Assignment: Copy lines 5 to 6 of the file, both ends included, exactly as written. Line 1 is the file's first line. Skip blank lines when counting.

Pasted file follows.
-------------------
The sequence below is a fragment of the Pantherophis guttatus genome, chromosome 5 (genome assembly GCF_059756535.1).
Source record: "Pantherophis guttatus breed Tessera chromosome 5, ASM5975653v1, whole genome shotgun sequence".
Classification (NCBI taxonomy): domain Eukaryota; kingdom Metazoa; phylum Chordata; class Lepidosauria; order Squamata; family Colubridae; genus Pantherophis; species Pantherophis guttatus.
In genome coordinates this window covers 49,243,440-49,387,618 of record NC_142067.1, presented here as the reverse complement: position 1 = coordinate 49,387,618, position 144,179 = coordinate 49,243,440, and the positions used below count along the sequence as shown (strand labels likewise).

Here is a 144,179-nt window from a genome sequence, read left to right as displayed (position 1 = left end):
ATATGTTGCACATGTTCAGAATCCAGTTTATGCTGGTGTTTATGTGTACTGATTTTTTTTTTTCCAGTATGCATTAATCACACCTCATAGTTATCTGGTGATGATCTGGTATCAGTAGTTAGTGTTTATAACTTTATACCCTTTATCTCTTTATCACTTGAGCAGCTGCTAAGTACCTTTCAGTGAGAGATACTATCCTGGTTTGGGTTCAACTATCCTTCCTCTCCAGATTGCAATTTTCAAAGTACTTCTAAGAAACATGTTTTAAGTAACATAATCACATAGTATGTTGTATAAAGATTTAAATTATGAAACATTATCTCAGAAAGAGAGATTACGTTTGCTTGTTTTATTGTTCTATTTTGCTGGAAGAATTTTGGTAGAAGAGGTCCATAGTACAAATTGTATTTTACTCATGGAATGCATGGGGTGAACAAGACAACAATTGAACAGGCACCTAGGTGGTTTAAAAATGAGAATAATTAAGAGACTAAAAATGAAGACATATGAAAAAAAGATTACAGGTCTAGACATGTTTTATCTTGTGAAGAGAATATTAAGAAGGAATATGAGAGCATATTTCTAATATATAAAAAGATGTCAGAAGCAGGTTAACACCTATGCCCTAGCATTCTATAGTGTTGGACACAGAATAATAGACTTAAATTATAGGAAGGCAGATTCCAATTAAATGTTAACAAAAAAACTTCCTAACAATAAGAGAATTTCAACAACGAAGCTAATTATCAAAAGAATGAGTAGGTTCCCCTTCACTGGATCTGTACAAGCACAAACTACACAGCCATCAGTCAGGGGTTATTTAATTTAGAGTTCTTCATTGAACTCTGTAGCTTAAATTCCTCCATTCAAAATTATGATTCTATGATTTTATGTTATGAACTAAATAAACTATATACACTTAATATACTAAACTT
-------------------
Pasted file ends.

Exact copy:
Here is a 144,179-nt window from a genome sequence, read left to right as displayed (position 1 = left end):
ATATGTTGCACATGTTCAGAATCCAGTTTATGCTGGTGTTTATGTGTACTGATTTTTTTTTTTCCAGTATGCATTAATCACACCTCATAGTTATCTGGTGATGATCTGGTATCAGTAGTTAGTGTTTATAACTTTATACCCTTTATCTCTTTATCACTTGAGCAGCTGCTAAGTACCTTTCAGTGAGAGATACTATCCTGGTTTGGGTTCAACTATCCTTCCTCTCCAGATTGCAATTTTCAAAGTACTTCTAAGAAACATGTTTTAAGTAACATAATCACATAGTATGTTGTATAAAGATTTAAATTATGAAACATTATCTCAGAAAGAGAGATTACGTTTGCTTGTTTTATTGTTCTATTTTGCTGGAAGAATTTTGGTAGAAGAGGTCCATAGTACAAATTGTATTTTACTCATGGAATGCATGGGGTGAACAAGACAACAATTGAACAGGCACCTAGGTGGTTTAAAAATGAGAATAATTAAGAGACTAAAAATGAAGACATATGAAAAAAAGATTACAGGTCTAGACATGTTTTATCTTGTGAAGAGAATATTAAGAAGGAATATGAGAGCATATTTCTAATATATAAAAAGATGTCAGAAGCAGGTTAACACCTATGCCCTAGCATTCTATAGTGTTGGACACAGAATAATAGACTTAAATTATAGGAAGGCAGATTCCAATTAAATGTTAACAAAAAAACTTCCTAACAATAAGAGAATTTCAACAACGAAGCTAATTATCAAAAGAATGAGTAGGTTCCCCTTCACTGGATCTGTACAAGCACAAACTACACAGCCATCAGTCAGGGGTTATTTAATTTAGAGTTCTTCATTGAACTCTGTAGCTTAAATTCCTCCATTCAAAATTATGATTCTATGATTTTATGTTATGAACTAAATAAACTATATACACTTAATATACTAAACTT